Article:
Cuomo Approves QueensWay Study
By Luis Gronda
|At a press conference earlier this year, Assemblymen Phil Goldfeder and Mike Miller pushed for the abandoned LIRR Rockaway Beach Branch to be revitalized.
In the back and forth discussion of what to do with the vacant stretch of land that used to be the Long Island Rail Road line, one project got a much needed boost last week.
Governor Andrew Cuomo awarded $467,000 to The Trust for Public Land, which will go towards conducting a feasibility study for the proposed QueensWay.
The QueensWay would convert the 3.5 mile area that has been dormant for around 50 years into a bike path and green space similar to that of The High Line in Manhattan. The Trust for Public Land is a nonprofit organization that has been spearheading this project, along with Friends of The QueensWay, an organization made up of Queens residents.
The grant serves as welcoming news for Travis Terry, a member of Friends of The QueensWay.
"We are now one step closer to the creation of the QueensWay thanks to this important grant by the State of New York," Terry said in a statement. "When completed, the 3.5 mile QueensWay will improve quality of life, create much-needed park space and generate new economic benefits for the residents, workers, visitors and businesses in the borough of Queens."
Marc Matsil, The Trust for Public Land's New York State director, said the money will allow them to conduct environmental and engineering studies of the area and figure out the potential cost of building the bike path that would run between Rego Park and Ozone Park and include Forest Park.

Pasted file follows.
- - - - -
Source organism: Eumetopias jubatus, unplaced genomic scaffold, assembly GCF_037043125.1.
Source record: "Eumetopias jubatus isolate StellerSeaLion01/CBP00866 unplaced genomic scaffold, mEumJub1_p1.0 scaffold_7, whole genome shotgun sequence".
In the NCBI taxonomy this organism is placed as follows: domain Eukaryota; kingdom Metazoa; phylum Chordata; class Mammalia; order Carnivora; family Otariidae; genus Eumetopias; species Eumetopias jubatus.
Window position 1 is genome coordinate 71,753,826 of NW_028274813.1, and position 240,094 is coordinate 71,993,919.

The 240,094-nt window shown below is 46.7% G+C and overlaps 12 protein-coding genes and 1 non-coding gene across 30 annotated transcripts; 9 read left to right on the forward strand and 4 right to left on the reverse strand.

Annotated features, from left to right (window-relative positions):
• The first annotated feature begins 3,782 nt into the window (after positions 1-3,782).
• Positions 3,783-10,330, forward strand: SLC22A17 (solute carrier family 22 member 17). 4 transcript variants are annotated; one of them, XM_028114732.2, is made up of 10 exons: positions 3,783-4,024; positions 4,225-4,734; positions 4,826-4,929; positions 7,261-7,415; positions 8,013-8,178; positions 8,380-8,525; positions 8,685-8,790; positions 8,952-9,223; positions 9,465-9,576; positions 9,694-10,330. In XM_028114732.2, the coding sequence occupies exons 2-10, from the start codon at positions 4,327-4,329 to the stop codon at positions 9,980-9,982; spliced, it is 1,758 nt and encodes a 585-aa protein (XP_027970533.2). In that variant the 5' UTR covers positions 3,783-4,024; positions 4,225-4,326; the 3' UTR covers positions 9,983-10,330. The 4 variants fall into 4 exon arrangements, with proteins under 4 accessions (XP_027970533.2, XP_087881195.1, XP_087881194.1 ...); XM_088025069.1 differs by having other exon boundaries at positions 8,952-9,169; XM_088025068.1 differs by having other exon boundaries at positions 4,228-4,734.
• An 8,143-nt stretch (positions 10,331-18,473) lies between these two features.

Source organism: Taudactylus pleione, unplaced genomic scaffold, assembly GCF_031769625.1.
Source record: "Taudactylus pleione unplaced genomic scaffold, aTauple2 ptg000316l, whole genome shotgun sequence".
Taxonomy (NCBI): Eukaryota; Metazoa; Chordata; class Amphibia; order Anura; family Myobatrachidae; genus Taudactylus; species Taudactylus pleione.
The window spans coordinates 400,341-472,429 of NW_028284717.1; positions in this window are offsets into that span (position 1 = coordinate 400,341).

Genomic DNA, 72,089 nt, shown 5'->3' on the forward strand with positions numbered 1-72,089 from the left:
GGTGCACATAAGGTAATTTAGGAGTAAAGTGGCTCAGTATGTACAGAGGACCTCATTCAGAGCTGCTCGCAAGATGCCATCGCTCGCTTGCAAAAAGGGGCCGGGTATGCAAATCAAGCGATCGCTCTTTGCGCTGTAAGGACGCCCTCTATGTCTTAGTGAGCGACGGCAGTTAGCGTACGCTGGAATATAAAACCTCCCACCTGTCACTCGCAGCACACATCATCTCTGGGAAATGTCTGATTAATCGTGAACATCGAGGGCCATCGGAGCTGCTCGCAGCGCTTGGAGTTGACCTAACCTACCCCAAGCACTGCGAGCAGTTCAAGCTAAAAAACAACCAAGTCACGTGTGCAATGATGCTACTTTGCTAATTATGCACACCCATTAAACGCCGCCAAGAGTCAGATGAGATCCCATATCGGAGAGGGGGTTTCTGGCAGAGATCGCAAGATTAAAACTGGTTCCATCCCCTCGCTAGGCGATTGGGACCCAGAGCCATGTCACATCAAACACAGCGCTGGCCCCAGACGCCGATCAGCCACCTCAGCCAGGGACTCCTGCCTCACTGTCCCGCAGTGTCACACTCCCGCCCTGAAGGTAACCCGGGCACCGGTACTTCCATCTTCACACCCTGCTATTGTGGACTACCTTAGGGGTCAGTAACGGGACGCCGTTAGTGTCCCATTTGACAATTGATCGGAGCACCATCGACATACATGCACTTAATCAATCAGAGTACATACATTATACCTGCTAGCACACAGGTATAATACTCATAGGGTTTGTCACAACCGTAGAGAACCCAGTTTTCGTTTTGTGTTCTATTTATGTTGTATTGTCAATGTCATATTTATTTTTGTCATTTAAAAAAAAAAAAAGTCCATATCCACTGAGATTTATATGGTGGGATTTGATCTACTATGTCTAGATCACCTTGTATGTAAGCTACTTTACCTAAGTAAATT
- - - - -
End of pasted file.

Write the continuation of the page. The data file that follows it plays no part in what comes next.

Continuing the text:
"The project would help to catalyze economic development and celebrate the immense cultural diversity of Queens," Matsil said in a statement.
Andrea Crawford, chairwoman of Community Board 9, also supports turning the abandoned rail line into the Queens Way.
"Community Board 9 has supported the idea of turning the abandoned Rockaway Beach Branch of the LIRR into a greenway since at least 2007," she said in a statement. "Queens, as a whole, has a paucity of open public land to service its diverse and growing communities."
The opposing idea to building the QueensWay would be to revitalize the LIRR line that would run from the Rockaways to Rego Park. That side's supporters include Assemblyman Phil Goldfeder (D-Ozone Park). Advocates of this idea say that reviving the train line would improve public transportation in south Queens and clear up congested thoroughfares such as Woodhaven and Cross Bay boulevards.
Reach Reporter Luis Gronda at (718) 357-7400, Ext. 127 or at email@example.com.